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I used a 1/8" seam allowance throughout, but even that seems quite bulky around these pieces. 

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For cutting the fabrics, I used an 18mm rotary cutter (the standard ones are 45mm), which makes a huge difference to how easy it is to cut tiny pieces. 

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Working at such a small scale meant that the production line felt fairly manageable in size - one can sit on a chair with everything nicely in arm's reach, which lends itself worryingly well to watching a boxset. I remember watching Margaret Atwood's Alias Grace while I wrapped the pieces and was totally mesmerised by the unexpected shots of beautiful quilts that cropped up throughout. Although disturbing, it's not nearly as unsettling as The Handmaid's Tale and I'd heartily recommend it (my 17 year old also watched and loved it - I think at the time finishing her GCSE art and textiles coursework, which now seems a long time ago as she's now started her A Levels).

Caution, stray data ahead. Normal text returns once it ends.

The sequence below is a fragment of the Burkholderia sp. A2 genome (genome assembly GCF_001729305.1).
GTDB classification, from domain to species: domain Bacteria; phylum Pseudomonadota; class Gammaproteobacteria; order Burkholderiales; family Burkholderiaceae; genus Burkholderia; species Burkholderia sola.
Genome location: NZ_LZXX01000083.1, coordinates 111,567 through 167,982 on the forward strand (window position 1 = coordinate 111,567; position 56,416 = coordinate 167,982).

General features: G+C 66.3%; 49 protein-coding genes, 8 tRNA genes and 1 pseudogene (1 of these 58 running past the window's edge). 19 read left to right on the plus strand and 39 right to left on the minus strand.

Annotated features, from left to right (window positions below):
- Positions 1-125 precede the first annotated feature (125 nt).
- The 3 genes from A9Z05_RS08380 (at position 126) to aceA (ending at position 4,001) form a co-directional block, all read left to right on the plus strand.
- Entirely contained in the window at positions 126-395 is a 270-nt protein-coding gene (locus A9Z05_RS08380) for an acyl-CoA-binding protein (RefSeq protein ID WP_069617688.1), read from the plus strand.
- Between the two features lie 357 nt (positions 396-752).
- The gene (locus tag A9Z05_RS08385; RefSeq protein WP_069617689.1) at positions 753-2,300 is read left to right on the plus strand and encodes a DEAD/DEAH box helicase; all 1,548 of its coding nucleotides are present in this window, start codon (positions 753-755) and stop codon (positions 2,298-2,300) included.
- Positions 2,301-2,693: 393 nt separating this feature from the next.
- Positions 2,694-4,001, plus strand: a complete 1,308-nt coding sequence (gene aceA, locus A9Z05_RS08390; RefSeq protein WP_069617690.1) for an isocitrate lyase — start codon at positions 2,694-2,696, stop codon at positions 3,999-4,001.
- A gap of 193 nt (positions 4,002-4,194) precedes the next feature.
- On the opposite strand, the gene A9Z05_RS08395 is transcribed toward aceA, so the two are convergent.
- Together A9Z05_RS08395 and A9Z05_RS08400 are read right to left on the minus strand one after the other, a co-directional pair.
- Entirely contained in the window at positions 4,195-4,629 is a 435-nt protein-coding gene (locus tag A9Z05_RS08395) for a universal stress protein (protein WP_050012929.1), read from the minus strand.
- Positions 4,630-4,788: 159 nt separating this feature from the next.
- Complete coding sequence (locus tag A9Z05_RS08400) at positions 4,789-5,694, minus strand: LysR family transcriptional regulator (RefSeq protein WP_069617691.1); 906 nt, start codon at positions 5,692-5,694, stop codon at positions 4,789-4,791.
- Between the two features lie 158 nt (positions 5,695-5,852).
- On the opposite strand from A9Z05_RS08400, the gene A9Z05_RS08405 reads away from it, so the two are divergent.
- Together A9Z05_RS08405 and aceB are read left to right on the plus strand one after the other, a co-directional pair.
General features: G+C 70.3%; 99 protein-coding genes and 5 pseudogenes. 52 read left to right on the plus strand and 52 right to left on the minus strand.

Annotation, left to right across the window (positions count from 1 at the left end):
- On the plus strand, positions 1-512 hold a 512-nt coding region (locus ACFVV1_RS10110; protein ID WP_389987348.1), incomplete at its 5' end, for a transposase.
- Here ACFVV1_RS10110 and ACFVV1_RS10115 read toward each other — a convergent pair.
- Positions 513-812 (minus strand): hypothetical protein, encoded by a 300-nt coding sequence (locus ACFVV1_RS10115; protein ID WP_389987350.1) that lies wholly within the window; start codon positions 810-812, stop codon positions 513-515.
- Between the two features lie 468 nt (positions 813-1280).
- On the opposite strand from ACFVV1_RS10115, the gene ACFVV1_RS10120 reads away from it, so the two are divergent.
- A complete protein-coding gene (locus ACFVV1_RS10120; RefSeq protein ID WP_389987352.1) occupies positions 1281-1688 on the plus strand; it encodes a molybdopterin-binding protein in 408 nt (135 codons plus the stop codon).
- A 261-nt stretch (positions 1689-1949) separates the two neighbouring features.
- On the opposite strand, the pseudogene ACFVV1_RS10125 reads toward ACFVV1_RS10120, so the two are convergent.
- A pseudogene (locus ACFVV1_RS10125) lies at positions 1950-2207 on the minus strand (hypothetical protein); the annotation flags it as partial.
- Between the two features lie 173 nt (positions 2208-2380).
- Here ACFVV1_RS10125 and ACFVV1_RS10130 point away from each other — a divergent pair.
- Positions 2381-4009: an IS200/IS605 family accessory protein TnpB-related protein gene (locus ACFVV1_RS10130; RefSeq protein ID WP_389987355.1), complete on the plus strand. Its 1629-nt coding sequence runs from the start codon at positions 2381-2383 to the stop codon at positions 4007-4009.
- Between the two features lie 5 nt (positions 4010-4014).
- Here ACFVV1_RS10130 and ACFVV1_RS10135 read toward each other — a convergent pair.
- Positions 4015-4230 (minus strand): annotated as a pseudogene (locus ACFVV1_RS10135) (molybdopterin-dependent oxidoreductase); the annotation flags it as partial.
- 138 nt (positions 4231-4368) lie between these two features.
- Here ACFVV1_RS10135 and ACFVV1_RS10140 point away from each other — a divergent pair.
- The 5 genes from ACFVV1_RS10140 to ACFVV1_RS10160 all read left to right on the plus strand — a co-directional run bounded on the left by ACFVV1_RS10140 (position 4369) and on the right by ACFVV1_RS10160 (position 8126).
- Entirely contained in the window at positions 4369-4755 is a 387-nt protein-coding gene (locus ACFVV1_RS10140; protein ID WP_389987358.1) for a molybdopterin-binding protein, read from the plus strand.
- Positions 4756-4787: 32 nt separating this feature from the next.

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I like having everything in one easy-to-haul pot. This was the one I used for this project (although I now have another one that's even better - to be shared at a later date). 

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For the piecing, I used Superior Threads' Bottom Line thread in tiny bobbins colour-coordinated to my project - it's fine and strong. The wrong colour thread seems to show up more at this scale because each stitch is a larger part of the whole, so I found it's worth taking the time to blend them a little more carefully.